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IBM’s business from “service-oriented architecture”, which many experts believe will be the “Next Big Thing” in enterprise software, has doubled over the past year.
SOA, which promises to bring a deeper level of integration to today’s fragmented corporate IT systems, is finally taking root, though it remains only a “modest percentage of our revenues,” according to IBM’s head of software, Steve Mills.
Enterprise software makers such as IBM, SAP and BEA Systems, which sell to large companies and governments, have looked to SOA to spur the biggest new wave of spending since the rise of the internet in the late 1990s. Like the advent of the internet and, before it, the emergence of client-server computing, it is seen as a fundamental architectural shift that will pull the industry out of its post-bubble slump.
IBM’s $15.7bn in sales last year made it the world’s biggest software company after Microsoft. Mr Mills told the Financial Times the company had completed 1,800 SOA assignments for around 1,000 customers, making its activity in this area double the level of the previous year.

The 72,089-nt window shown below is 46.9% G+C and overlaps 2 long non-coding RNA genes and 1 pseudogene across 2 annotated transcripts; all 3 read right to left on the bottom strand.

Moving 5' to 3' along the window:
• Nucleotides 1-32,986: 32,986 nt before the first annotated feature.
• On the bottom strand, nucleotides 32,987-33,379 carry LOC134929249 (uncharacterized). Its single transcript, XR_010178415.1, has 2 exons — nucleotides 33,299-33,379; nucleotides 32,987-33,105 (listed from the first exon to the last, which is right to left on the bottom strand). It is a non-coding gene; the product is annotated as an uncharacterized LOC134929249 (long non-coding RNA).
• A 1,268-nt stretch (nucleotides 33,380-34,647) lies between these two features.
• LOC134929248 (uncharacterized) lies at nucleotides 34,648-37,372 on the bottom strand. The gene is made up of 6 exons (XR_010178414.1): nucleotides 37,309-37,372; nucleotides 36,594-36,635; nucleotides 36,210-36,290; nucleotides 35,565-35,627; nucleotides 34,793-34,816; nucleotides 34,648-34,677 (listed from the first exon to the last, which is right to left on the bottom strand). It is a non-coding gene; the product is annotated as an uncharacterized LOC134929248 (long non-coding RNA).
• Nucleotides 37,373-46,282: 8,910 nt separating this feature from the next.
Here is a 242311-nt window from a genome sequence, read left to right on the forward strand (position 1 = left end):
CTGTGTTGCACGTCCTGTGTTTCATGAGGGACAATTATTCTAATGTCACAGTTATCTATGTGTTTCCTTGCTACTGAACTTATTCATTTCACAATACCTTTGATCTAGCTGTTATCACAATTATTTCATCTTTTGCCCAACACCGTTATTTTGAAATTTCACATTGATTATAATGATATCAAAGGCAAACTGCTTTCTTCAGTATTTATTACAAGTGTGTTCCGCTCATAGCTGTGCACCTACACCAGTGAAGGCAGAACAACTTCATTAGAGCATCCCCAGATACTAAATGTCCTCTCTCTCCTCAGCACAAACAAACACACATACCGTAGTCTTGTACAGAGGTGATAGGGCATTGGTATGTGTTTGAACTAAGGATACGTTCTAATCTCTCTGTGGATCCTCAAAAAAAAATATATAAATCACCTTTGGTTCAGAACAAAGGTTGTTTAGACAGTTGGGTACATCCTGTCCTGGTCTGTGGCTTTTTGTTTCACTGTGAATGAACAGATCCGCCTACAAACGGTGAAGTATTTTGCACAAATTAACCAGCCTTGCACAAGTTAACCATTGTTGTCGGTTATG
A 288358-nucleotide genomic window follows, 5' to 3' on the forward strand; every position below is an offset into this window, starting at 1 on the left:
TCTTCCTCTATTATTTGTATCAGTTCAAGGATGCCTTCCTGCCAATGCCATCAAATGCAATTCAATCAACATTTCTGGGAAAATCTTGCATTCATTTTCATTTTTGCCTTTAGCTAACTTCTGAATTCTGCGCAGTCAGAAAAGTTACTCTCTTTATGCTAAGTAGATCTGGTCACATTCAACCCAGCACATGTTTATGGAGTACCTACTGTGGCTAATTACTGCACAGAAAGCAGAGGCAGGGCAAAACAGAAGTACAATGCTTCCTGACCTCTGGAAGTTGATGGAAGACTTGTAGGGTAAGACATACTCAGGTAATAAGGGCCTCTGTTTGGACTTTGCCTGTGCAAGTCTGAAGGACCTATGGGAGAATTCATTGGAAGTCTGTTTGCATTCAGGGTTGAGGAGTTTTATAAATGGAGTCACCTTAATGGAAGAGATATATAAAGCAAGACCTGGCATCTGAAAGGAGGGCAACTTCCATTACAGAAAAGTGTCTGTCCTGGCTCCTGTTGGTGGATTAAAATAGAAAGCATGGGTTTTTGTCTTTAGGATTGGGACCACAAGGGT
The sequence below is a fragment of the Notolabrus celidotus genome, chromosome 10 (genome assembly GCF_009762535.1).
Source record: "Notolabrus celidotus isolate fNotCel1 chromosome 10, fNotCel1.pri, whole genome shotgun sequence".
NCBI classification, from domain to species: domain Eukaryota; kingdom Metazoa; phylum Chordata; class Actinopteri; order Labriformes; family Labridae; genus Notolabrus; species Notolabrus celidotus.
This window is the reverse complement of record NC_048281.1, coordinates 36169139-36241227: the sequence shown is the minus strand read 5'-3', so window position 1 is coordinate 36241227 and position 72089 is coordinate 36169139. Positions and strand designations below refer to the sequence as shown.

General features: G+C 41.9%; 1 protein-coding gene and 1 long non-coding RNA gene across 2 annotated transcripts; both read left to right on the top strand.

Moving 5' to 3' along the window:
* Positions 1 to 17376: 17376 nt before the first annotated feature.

“We’ve seen a good take-up rate, a lot of interest,” he said, while adding that the technology has yet to become mainstream. IBM is looking to such work to lift the overall sluggish growth rate of its software business to 6 per cent, from just over 4 per cent last year.
The new software promises a deeper level of integration between different systems, enabling what were once stand-alone programmes to exchange data automatically. Eventually, that promises an answer to the complex and fragmented array of unconnected IT systems that most big companies built during the 1990s.
Early users of SOA software have applied it to integrating more parts of their supply chain, or to building better interfaces to their customers, said Mr Mills. By breaking down walls between their own internal systems, the software promises to make it easier for companies to adapt rigid technology systems to their business needs.
However, the complex nature of such technologies has slowed their adoption. Most big companies have traditionally bought and run much of their IT at a departmental level, adding to the balkanisation of their systems, said Mr Mills. By trying instead to organise their technology around business processes that cut across departmental lines, they face the problem of redefining some of their core business procedures, he added.
“They’re dealing with governance issues, how they bring together different parts of their business,” said Mr Mills. “Things really rub on each other – it’s the intersection of technology and business.”
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